When we first posted the link to the petition written by Kerry Max Cook, less than 200 people had signed it. Now, there are almost 35,000 signatures.
Here is a personal message from Kerry Max Cook:
“After my story and ongoing legal plight was published on the front-page of the New York Times last week, a National organization called Change.org contacted me and wants to try and collect as many signatures as possible to try and put pressure on Texas to do the right thing and officially recognize my innocence. With this in mind, and with their encouragement, I started a petition on Change.org asking the Texas Board of Pardons and Paroles to recommend me for a full pardon based on actual innocence.”
Why This Is Important
In 1978 I was found guilty for the rape and murder of a 21-year-old woman in Texas. I was sentenced to death row. I was innocent.
In 1999 I was proven innocent through DNA testing — after over 20 years on death row.
The case against me was based entirely on circumstantial evidence. Over the years, every piece of evidence used to convict me was revealed to be bogus.The Texas Court of Criminal Appeals ruled that the prosecution had suppressed evidence that showed I was innocent in order to build their case against me.
Thirteen years after my innocence was proven and I was released from prison, the state of Texas still has not judicially exonerated me.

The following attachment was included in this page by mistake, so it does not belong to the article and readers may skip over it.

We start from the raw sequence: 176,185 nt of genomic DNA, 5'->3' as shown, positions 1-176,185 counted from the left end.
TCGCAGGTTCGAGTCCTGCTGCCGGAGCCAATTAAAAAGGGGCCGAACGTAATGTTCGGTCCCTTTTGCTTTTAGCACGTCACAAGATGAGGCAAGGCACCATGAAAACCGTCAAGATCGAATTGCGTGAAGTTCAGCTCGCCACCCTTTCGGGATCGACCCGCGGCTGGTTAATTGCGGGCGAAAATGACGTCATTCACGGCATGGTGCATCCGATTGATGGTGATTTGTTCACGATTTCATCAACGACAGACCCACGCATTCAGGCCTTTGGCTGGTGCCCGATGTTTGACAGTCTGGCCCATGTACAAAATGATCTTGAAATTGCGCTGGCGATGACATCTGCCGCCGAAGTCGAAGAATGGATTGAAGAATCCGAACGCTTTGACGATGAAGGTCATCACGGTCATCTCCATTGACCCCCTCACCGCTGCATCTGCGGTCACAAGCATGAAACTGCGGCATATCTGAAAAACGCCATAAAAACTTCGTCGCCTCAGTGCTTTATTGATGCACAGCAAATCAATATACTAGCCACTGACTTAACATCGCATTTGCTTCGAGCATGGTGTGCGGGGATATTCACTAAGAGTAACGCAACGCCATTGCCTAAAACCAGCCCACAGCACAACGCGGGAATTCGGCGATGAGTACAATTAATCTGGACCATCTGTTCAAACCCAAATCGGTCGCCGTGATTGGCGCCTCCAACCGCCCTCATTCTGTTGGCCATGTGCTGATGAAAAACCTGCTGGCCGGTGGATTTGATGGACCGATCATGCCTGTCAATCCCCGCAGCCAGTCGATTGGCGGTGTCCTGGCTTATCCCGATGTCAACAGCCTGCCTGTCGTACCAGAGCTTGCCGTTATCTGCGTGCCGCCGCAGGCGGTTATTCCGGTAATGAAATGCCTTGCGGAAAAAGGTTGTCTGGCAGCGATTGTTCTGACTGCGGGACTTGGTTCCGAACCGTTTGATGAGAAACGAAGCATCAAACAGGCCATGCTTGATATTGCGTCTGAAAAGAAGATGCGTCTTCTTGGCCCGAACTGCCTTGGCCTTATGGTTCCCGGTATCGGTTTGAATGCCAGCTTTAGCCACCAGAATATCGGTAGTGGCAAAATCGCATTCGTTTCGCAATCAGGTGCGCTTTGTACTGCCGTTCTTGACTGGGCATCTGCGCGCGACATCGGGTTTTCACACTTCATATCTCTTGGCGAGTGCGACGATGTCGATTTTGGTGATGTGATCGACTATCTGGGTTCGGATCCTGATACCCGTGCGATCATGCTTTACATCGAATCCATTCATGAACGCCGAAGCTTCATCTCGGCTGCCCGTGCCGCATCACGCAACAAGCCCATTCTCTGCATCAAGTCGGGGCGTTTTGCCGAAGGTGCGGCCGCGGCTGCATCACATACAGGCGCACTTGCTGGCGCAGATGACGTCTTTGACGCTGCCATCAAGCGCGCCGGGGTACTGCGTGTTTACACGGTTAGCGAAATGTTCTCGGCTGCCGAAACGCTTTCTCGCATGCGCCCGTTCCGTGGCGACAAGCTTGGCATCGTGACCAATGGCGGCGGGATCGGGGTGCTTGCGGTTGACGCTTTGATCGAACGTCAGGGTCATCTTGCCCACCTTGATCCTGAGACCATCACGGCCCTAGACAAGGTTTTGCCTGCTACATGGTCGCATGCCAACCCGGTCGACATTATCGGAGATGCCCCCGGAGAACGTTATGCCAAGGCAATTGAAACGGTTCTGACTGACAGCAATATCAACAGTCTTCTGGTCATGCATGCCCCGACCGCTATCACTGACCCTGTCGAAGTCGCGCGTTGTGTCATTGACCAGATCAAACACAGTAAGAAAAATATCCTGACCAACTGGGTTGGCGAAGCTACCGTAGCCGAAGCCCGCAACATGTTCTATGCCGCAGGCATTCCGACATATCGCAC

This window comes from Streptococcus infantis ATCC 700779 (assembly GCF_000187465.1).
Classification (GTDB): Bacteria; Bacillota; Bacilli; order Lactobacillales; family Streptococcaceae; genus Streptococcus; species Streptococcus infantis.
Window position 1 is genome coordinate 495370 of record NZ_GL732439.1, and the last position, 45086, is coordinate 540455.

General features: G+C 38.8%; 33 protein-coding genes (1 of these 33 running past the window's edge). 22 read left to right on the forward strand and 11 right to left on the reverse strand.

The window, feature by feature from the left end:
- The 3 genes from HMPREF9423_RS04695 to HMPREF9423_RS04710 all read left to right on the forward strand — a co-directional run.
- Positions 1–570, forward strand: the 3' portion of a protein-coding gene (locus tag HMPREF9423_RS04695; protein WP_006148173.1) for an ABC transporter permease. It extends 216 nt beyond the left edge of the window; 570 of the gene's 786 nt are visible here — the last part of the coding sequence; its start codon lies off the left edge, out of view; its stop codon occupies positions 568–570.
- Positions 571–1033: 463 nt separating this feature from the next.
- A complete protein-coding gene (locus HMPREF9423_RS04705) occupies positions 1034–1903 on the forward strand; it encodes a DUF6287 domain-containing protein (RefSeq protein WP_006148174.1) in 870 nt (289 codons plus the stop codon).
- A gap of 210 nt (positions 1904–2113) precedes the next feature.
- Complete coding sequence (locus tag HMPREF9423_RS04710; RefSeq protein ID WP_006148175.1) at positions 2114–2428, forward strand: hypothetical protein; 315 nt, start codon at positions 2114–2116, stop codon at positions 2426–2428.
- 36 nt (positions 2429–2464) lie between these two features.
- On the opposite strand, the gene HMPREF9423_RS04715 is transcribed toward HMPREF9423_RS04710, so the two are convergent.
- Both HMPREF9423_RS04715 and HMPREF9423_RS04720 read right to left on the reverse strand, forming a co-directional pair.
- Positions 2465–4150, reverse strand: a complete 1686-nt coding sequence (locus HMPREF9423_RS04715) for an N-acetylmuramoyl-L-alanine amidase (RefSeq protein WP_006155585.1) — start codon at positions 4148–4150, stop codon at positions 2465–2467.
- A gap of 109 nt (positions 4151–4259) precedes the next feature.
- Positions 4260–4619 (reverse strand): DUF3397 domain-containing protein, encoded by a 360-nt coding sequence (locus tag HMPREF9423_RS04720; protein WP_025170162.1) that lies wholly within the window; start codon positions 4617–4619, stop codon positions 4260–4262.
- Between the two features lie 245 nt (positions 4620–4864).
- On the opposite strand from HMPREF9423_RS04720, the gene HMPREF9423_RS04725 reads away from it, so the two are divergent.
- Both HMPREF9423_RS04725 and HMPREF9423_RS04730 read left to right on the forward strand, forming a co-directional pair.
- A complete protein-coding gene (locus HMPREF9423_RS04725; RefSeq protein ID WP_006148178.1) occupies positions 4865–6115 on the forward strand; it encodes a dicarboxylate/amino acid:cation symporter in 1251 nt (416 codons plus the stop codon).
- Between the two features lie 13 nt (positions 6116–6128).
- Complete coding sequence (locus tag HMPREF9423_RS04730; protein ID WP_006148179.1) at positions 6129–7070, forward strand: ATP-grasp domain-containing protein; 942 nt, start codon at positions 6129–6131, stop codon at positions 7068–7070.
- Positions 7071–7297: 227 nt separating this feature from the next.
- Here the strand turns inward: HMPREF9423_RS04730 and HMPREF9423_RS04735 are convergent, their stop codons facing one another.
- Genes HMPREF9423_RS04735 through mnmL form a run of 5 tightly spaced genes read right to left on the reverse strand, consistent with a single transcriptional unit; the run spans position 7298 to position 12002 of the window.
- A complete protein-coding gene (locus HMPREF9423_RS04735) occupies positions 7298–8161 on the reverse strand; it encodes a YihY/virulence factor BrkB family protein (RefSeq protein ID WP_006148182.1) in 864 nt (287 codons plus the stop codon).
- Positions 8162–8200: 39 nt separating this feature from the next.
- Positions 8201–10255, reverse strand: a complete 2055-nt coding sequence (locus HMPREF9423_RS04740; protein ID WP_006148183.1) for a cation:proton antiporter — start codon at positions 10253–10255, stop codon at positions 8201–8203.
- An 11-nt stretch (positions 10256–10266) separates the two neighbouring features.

I was tried for this murder nearly four times. Despite an Appellate ruling throwing out my second conviction with findings that “Police and prosecutorial misconduct has tainted this entire matter from the outset,” the Smith County District Attorney’s Office was more interested in saving face than justice.
Unwilling to drop the charges against me on the eve of my fourth trial, prosecutors offered a plea-bargain: plead no-contest with no admission of guilt, and go free. By this time my only brother had been murdered, my Dad had died of cancer, and my mother had abandoned me. I took the offer and walked out of the courtroom. But I have never been free.
Two months later, DNA evidence proved my innocence.
Because I pleaded no-contest to the murder, I cannot be declared actually innocent unless the Texas Board of Pardons and Paroles recommends to Governor Rick Perry that I be pardoned and Texas Governor Rick Perry agrees and sets me free.
Without being exonerated, I feel I am still in a Texas prison.
Please sign my petition and ask the Texas Board of Pardons and Paroles to recommend to Texas Governor Rick Perry that I be pardoned and finally set free from my mental prison sentence now in its 35th year.